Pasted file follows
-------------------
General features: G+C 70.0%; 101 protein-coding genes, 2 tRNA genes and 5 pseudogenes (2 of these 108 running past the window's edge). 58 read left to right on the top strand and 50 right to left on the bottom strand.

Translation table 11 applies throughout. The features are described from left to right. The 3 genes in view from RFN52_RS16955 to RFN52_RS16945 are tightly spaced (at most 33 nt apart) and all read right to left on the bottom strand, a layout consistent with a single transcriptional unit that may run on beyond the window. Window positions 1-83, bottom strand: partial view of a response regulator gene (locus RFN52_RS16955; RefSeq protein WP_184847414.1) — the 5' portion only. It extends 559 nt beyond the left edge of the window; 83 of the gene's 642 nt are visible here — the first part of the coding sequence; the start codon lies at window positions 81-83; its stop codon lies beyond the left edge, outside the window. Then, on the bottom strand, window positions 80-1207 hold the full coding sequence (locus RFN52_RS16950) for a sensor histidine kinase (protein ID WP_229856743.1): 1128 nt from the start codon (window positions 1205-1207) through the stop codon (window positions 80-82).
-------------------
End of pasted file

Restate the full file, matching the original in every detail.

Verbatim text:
General features: G+C 70.0%; 101 protein-coding genes, 2 tRNA genes and 5 pseudogenes (2 of these 108 running past the window's edge). 58 read left to right on the top strand and 50 right to left on the bottom strand.

Translation table 11 applies throughout. The features are described from left to right. The 3 genes in view from RFN52_RS16955 to RFN52_RS16945 are tightly spaced (at most 33 nt apart) and all read right to left on the bottom strand, a layout consistent with a single transcriptional unit that may run on beyond the window. Window positions 1-83, bottom strand: partial view of a response regulator gene (locus RFN52_RS16955; RefSeq protein WP_184847414.1) — the 5' portion only. It extends 559 nt beyond the left edge of the window; 83 of the gene's 642 nt are visible here — the first part of the coding sequence; the start codon lies at window positions 81-83; its stop codon lies beyond the left edge, outside the window. Then, on the bottom strand, window positions 80-1207 hold the full coding sequence (locus RFN52_RS16950) for a sensor histidine kinase (protein ID WP_229856743.1): 1128 nt from the start codon (window positions 1205-1207) through the stop codon (window positions 80-82).